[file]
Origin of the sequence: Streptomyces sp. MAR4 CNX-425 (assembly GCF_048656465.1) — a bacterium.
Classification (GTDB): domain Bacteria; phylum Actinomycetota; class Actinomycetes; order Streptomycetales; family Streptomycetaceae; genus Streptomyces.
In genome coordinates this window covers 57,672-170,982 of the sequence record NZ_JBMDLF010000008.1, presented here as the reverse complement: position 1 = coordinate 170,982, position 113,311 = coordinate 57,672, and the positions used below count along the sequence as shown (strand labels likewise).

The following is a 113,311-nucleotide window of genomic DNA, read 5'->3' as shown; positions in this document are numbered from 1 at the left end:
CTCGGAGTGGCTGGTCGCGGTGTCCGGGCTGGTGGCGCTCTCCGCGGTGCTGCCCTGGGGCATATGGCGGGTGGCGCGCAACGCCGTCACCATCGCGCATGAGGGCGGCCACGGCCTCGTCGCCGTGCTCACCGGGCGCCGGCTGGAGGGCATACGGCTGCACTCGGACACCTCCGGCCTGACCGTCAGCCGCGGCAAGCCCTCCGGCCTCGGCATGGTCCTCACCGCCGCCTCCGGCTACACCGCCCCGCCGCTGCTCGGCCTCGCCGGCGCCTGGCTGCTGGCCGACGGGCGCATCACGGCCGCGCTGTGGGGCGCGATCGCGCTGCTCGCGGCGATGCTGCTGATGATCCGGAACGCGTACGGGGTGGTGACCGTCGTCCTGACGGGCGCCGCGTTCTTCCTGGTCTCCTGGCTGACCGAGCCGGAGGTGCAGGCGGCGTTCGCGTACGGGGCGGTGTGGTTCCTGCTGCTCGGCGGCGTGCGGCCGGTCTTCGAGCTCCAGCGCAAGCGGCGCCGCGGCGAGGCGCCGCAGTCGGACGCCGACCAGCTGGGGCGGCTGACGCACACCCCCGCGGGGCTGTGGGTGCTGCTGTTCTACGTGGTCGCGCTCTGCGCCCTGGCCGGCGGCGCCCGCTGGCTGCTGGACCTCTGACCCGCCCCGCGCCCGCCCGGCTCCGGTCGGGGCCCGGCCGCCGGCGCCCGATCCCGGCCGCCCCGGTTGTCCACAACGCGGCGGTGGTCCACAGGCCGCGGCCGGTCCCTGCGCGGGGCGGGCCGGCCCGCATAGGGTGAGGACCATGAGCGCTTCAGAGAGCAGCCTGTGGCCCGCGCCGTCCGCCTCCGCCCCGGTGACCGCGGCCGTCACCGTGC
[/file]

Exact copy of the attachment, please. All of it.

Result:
Origin of the sequence: Streptomyces sp. MAR4 CNX-425 (assembly GCF_048656465.1) — a bacterium.
Classification (GTDB): domain Bacteria; phylum Actinomycetota; class Actinomycetes; order Streptomycetales; family Streptomycetaceae; genus Streptomyces.
In genome coordinates this window covers 57,672-170,982 of the sequence record NZ_JBMDLF010000008.1, presented here as the reverse complement: position 1 = coordinate 170,982, position 113,311 = coordinate 57,672, and the positions used below count along the sequence as shown (strand labels likewise).

The following is a 113,311-nucleotide window of genomic DNA, read 5'->3' as shown; positions in this document are numbered from 1 at the left end:
CTCGGAGTGGCTGGTCGCGGTGTCCGGGCTGGTGGCGCTCTCCGCGGTGCTGCCCTGGGGCATATGGCGGGTGGCGCGCAACGCCGTCACCATCGCGCATGAGGGCGGCCACGGCCTCGTCGCCGTGCTCACCGGGCGCCGGCTGGAGGGCATACGGCTGCACTCGGACACCTCCGGCCTGACCGTCAGCCGCGGCAAGCCCTCCGGCCTCGGCATGGTCCTCACCGCCGCCTCCGGCTACACCGCCCCGCCGCTGCTCGGCCTCGCCGGCGCCTGGCTGCTGGCCGACGGGCGCATCACGGCCGCGCTGTGGGGCGCGATCGCGCTGCTCGCGGCGATGCTGCTGATGATCCGGAACGCGTACGGGGTGGTGACCGTCGTCCTGACGGGCGCCGCGTTCTTCCTGGTCTCCTGGCTGACCGAGCCGGAGGTGCAGGCGGCGTTCGCGTACGGGGCGGTGTGGTTCCTGCTGCTCGGCGGCGTGCGGCCGGTCTTCGAGCTCCAGCGCAAGCGGCGCCGCGGCGAGGCGCCGCAGTCGGACGCCGACCAGCTGGGGCGGCTGACGCACACCCCCGCGGGGCTGTGGGTGCTGCTGTTCTACGTGGTCGCGCTCTGCGCCCTGGCCGGCGGCGCCCGCTGGCTGCTGGACCTCTGACCCGCCCCGCGCCCGCCCGGCTCCGGTCGGGGCCCGGCCGCCGGCGCCCGATCCCGGCCGCCCCGGTTGTCCACAACGCGGCGGTGGTCCACAGGCCGCGGCCGGTCCCTGCGCGGGGCGGGCCGGCCCGCATAGGGTGAGGACCATGAGCGCTTCAGAGAGCAGCCTGTGGCCCGCGCCGTCCGCCTCCGCCCCGGTGACCGCGGCCGTCACCGTGC